Ex-housing official pleads guilty
By DAN DEWITT
Published March 1, 2007
BROOKSVILLE - Joe Ann Bennett, the retired program manager of the Brooksville Housing Authority, pleaded guilty Tuesday to a charge of defrauding the federal government of $40,650, money that was intended for refurbishing low-income apartments.
Bennett, indicted by a federal grand jury in November along with Executive Director Betty Trent, had originally faced six charges, including falsifying investigative documents and mail fraud.
Five of those were dropped as part of a plea agreement with the U.S. Attorney's office in Tampa, said Bennett's lawyer, Ellis Faught Jr. of Brandon.
But Bennett must pay the money back to the government and cooperate in the case against Trent, whose trial is scheduled for April, Faught said.
"I think with all federal plea agreements, you aid the government and you get certain benefits if you do that," Faught said.
In 2002, an audit conducted by the federal Department of Housing and Urban Development and a subsequent story in the St. Petersburg Times found evidence of widespread corruption at the authority.
The authority's documents showed that several contractors had been paid without any proof that work to improve the authority's apartment complexes - Hillside Estates and Summit Villas - had been completed.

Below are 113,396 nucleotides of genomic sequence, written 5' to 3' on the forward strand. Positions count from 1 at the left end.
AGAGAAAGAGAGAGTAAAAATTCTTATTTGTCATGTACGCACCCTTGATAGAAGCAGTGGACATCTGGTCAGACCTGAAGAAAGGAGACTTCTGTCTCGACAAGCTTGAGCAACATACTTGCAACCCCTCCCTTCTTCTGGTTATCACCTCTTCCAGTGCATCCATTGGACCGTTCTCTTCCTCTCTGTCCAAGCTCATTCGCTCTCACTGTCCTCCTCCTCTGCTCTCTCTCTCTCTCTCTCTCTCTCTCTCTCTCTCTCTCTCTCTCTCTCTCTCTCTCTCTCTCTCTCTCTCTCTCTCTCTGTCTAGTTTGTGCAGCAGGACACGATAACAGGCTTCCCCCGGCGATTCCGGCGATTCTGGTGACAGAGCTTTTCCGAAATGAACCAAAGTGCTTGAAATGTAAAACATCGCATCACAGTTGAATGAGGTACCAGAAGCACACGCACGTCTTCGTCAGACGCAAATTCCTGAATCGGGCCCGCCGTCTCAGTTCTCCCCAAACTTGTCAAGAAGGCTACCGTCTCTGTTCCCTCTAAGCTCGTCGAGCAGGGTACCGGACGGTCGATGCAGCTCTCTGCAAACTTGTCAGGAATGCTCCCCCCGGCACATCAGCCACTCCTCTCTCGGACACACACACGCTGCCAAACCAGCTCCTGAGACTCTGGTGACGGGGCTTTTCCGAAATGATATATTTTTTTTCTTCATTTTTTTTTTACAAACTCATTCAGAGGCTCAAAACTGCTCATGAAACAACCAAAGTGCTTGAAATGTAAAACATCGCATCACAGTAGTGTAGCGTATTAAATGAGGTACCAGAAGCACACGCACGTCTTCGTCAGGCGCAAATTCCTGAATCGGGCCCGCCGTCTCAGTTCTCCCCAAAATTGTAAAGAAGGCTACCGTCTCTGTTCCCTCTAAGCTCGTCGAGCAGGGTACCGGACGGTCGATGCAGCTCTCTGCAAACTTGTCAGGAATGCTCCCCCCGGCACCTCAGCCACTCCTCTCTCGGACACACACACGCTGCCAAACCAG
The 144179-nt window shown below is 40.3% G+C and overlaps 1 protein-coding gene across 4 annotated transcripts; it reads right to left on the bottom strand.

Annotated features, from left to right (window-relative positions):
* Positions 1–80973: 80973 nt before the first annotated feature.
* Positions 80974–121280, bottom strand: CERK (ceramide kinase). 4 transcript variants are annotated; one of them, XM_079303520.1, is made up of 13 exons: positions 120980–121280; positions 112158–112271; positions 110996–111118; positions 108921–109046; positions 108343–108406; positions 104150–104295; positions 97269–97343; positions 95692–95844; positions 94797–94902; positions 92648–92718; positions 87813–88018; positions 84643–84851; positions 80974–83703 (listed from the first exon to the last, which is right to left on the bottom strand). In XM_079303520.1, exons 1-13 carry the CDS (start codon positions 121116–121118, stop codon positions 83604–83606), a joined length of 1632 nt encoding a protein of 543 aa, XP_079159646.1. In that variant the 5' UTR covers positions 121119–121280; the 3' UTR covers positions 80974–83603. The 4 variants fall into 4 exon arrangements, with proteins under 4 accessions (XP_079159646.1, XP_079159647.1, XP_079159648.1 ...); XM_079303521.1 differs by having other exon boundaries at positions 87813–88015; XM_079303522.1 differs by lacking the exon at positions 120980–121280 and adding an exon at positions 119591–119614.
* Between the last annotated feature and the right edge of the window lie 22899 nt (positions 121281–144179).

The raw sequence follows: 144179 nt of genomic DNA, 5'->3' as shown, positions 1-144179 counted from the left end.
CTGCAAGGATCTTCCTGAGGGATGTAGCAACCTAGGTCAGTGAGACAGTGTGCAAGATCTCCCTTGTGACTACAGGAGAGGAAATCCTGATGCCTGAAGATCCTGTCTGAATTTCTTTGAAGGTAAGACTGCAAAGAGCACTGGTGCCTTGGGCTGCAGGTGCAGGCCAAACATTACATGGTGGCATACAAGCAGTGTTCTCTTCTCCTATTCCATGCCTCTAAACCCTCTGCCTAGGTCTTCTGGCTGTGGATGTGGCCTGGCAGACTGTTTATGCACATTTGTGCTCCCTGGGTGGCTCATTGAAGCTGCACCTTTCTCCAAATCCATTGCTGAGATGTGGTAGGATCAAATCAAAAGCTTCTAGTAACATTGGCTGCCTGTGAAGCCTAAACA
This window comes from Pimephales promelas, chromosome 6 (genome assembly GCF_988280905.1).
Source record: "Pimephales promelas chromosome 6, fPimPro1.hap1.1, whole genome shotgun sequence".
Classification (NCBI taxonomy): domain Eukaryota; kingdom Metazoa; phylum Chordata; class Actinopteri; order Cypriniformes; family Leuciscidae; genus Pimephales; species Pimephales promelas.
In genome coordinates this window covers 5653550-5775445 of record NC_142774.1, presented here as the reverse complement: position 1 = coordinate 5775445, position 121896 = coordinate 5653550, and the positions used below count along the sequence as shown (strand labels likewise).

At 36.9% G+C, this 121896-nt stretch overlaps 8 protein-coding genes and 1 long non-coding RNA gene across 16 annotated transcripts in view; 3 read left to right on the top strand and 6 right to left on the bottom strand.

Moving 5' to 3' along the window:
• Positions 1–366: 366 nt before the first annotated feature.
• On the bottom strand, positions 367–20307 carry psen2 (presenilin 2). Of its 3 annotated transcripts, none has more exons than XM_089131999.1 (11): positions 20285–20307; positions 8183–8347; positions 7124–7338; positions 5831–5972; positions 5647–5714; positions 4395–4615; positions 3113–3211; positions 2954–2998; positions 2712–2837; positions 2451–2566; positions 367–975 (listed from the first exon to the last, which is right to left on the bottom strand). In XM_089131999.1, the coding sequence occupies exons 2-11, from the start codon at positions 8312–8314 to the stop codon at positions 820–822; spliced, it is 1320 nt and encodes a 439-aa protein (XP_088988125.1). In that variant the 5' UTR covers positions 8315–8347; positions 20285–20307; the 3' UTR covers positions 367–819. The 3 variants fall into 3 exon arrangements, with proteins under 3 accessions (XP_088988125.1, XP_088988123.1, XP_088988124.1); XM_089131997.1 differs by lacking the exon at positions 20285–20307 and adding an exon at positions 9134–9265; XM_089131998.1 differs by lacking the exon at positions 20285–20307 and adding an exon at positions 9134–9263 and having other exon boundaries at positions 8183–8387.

The indictment focused on only one contractor, who was not named in the indictment, but who is a close relative of Bennett's, Faught said.
The indictment said documents were created to make it appear as though the contractor was paid for his work for the authority between 2001 and 2003, when most of the money actually went to Bennett and Trent.
"She and Betty Trent brought in a third party, and fabricated some work orders and that work was not done," Faught said. "That's the allegation and that's what she pled to."
Bennett will remain free on bond until the court completes an investigation to help determine what her sentence should be.
The maximum penalty for the charge is five years in prison and a fine of $250,000, Faught said, though Bennett's sentence will likely be less severe because she has no previous criminal record.
Bennett retired in September. Most of the housing authority's board members refrained from criticizing either her or Trent, who was not suspended until it was ordered by HUD about a month after the indictment.
Several board members also said previously that they had seen no proof of widespread corruption at the authority. On Wednesday, two of them were not ready to say whether Bennett's plea had changed their minds - because neither had heard about it.
"It wouldn't change my opinion because I don't know anything about it," said board member Carl Pilcher.
Dan DeWitt can be reached at email@example.com or (352) 754-6116.